CR (202) 616-2765 TDD (202) 514-1888

JUSTICE DEPARTMENT OBTAINS SETTLEMENT IN HOUSING DISCRIMINATION CASE AGAINST WILDWOOD, NEW JERSEY WASHINGTON, D.C. -- A city in southern New Jersey that allegedly used its housing code to keep out families with children, especially Hispanic families, has agreed to pay $75,000 in damages and change its maximum occupancy standards, the Justice Department announced today. The city of Wildwood, on the Atlantic shore, was accused of discriminating against the families by selectively utilizing a local ordinance that was so restrictive that in most instances it permitted only one person per bedroom. In the settlement, the city conceded that its ordinance adversely impacted families with children, especially Hispanic families, in violation of the federal Fair Housing Act. The city of 4,500 persons also conceded that it enforced the ordinance primarily against persons living in year-round rental units as well as those receiving public housing assistance. In today's settlement, the city agreed to replace its occupancy standards with the standards set forth in a national building code and New Jersey's occupancy code. The city also agreed to: ​ pay $10,000 in civil penalties and $65,000 in damages to any identified victims of the discriminatory practices; ​ train its employees responsible for matters relating to zoning and land use regulations - including the mayor and members of the city council - in fair housing requirements; ​ employ a fair housing counselor, fluent in English and Spanish, to investigate charges of housing discrimination, and provide counseling services for minorities and families with children who wish to live there. "This settlement underscores our continuing commitment to uncover and eliminate discrimination directed against families with children and based on national origin," said Assistant Attorney General for Civil Rights Deval L. Patrick. "This settlement warns all municipalities against attempting to use their powers to prevent individuals from occupying property that is large enough to accommodate their families." The settlement, filed in U.S. District Court in Camden, resolves a suit that the Justice Department brought against the city of Wildwood last March. The suit alleged that Wildwood and two of its housing inspectors violated the Fair Housing Act by discriminating against families with children, especially those of Hispanic origin. It claimed that the city enacted and selectively enforced a local occupancy ordinance which unduly limited the number of persons who may occupy a residential dwelling based on the size of the dwelling. The settlement follows a temporary court order issued last April granting a Justice Department request for emergency relief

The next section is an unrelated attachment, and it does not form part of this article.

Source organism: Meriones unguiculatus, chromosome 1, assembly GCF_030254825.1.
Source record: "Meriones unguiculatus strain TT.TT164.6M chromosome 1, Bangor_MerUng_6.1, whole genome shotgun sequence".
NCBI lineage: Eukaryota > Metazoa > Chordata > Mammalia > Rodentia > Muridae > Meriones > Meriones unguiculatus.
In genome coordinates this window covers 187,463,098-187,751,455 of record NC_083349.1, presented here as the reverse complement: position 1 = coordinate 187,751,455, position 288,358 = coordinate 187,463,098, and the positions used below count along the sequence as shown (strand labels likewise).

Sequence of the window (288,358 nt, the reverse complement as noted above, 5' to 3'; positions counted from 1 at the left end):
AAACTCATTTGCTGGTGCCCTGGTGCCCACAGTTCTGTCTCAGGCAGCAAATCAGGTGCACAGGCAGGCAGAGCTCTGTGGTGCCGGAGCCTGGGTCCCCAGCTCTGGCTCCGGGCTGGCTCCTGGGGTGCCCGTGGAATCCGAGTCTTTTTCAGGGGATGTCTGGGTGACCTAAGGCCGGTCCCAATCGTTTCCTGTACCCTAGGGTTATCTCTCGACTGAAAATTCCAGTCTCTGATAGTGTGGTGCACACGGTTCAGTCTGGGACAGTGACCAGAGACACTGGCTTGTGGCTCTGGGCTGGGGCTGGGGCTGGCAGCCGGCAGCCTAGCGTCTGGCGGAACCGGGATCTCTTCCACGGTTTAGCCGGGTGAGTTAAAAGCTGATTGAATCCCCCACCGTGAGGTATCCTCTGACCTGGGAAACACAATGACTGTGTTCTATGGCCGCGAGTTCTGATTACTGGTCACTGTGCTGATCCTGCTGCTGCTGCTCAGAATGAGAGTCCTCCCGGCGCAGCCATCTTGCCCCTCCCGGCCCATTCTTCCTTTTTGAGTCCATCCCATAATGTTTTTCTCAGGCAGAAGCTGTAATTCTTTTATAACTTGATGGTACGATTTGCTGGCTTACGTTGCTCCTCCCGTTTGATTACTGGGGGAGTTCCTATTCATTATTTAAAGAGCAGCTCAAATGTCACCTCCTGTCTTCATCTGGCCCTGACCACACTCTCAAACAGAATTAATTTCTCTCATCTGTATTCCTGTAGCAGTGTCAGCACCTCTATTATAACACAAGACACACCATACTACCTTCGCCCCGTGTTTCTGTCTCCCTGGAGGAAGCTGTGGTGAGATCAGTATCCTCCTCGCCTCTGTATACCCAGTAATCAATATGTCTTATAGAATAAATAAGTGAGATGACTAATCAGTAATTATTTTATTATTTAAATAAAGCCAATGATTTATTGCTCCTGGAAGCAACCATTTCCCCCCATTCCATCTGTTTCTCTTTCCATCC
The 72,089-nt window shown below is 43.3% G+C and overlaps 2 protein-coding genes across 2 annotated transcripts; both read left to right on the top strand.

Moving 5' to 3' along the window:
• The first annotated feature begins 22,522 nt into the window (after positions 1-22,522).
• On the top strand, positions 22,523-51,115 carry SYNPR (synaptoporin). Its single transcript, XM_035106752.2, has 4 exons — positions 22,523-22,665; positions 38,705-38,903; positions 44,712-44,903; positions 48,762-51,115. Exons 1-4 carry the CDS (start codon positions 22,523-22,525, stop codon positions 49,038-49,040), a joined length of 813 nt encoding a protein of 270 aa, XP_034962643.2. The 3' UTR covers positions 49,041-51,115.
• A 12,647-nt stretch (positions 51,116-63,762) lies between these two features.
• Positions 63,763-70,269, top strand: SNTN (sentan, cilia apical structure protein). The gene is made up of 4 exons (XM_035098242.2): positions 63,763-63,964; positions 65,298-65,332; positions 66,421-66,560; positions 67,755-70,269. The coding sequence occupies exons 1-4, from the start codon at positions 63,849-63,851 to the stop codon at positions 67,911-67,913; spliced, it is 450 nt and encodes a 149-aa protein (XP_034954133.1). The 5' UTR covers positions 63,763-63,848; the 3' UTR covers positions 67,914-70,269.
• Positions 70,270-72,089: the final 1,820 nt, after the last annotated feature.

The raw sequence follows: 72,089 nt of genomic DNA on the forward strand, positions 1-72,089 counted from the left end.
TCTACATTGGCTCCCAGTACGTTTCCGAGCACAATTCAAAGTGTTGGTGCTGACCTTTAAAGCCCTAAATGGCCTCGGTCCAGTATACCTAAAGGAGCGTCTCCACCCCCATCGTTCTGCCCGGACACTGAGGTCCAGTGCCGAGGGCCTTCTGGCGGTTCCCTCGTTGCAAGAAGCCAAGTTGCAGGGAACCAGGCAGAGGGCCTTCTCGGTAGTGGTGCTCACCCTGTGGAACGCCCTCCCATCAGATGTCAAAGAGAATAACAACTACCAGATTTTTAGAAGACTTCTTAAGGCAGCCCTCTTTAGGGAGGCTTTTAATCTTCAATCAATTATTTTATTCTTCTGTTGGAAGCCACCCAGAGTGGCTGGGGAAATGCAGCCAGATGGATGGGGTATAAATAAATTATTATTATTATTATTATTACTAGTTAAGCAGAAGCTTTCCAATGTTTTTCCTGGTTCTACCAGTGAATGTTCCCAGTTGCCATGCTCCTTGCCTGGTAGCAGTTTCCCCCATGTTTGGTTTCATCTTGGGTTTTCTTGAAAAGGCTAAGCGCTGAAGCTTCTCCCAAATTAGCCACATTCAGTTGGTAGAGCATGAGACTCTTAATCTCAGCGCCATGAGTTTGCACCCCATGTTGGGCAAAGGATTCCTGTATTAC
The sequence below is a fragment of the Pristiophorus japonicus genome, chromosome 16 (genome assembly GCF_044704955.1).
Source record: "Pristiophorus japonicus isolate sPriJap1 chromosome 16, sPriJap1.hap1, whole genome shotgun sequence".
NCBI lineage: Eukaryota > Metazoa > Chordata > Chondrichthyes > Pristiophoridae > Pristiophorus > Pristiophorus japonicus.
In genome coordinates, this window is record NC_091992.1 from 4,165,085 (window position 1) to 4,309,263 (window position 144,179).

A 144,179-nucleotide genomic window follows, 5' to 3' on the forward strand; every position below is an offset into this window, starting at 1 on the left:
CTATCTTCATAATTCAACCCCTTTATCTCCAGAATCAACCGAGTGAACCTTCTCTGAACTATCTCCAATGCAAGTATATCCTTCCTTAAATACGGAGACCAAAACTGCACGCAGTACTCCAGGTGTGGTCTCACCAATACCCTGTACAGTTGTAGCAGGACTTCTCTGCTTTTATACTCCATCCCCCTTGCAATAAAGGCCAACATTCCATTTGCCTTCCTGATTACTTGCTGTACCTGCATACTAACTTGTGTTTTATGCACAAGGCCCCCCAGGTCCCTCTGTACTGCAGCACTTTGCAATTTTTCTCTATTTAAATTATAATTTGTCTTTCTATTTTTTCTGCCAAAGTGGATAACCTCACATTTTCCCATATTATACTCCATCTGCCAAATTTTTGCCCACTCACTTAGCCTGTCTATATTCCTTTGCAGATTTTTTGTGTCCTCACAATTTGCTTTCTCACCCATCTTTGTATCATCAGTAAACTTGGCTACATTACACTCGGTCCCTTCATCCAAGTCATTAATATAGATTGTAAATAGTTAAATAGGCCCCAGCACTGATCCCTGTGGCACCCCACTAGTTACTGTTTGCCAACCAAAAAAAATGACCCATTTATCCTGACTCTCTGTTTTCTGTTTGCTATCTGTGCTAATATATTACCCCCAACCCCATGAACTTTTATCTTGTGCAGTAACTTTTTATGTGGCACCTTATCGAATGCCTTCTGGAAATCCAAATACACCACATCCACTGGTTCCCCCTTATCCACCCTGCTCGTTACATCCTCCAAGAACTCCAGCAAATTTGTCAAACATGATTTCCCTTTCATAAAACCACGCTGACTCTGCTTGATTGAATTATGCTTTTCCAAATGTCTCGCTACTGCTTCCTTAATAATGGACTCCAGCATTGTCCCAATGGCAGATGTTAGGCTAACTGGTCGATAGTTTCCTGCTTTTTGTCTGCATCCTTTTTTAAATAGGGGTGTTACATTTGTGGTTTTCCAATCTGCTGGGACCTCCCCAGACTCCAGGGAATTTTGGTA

to prevent further enforcement of the ordinance. At the hearing for emergency relief, the Justice Department provided evidence that Wildwood's occupancy restrictions far exceed those set by national building codes or the State of New Jersey. The Justice Department also demonstrated that portions of the local ordinance are so restrictive that it allows only one person per bedroom in a unit. Owner-occupied apartments as well as seasonal rentals, which constitute over half of the town's housing, have been virtually exempt from the town's enforcement efforts. Shortly after the court's order, the town agreed to stop enforcing the ordinance while the lawsuit was pending in federal court. Individuals who believe that they have been victims of housing discrimination in Wildwood should call the Justice Department at (202) 514-4713. Individuals who believe they may have been victims of housing discrimination anywhere else in the United States should call either the Justice Department or the Department of the Housing and Urban Development's Fair Housing Hotline at 1-800-669-9777. # # # 94-507